The papillary dermis is approximately 300-400 µm deep.This depth is variable and depends upon such factors as ageand anatomical location. Typically, the superficial portionof the papillary dermis is arranged into ridge-like structures,the dermal papillae, which contain microvascular and neuralcomponents that sustain the epidermis (Cormack, 1987). Dermalpapillae greatly extend the surface area for epithelial-mesenchymalinteractions and delivery of soluble molecules to the epidermis.A vascular plexus, the rete subpapillare, demarcates the lowerlimit of the papillary dermis (Figs 1, 2). The reticular layerof the dermis extends from this superficial vascular plexusto a deeper vascular plexus, the rete cutaneum, which servesas the boundary between the dermis and hypodermis. Hair folliclesand their associated dermal cells extend into and often throughthe reticular dermis to terminate in the hypodermis, a tissuerich in adipocytes.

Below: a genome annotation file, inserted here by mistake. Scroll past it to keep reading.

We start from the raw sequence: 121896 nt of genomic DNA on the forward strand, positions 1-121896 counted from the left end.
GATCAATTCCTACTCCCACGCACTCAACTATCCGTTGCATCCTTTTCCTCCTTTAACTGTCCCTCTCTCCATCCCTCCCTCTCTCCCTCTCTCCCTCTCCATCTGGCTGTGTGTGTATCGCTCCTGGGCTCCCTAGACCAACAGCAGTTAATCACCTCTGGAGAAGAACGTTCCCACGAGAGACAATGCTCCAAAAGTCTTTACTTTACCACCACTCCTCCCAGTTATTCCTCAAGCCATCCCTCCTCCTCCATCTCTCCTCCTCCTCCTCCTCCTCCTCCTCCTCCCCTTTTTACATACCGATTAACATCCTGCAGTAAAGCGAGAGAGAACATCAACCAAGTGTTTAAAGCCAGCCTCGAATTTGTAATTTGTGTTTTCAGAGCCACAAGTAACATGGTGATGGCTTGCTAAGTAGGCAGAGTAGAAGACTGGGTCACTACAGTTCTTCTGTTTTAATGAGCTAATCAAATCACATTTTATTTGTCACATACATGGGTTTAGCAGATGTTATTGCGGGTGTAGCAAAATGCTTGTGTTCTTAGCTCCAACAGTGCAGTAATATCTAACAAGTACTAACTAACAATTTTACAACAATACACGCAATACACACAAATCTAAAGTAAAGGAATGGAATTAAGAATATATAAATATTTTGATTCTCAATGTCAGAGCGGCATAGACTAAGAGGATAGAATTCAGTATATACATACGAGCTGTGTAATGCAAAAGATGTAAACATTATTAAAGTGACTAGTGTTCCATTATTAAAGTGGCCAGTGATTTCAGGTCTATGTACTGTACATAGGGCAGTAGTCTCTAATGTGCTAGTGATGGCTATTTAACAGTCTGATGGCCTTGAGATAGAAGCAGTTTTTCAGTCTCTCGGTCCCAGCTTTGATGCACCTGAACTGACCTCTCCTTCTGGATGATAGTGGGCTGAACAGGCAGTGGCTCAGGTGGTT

Mechanical separation of skin (dermatoming) into defined papillaryand reticular layers allows establishment of explant culturesof cells from each layer. Papillary fibroblasts divide at fasterrates than do site-matched reticular fibroblasts (Harper andGrove, 1979; Azzerone and Macieira-Coelho, 1982; Schafer etal., 1985; Sorrell et al., 1996; Sorrell et al., 2004). Reticulardermal fibroblasts seeded into type I collagen lattices contractthem faster than do papillary dermal fibroblasts (Schafer etal., 1985; Sorrell et al., 1996). When grown to confluence inmonolayer culture, the papillary cells attain a higher celldensity partly because they are not fully contact inhibited(Schafer et al., 1985; Sorrell et al., 2004).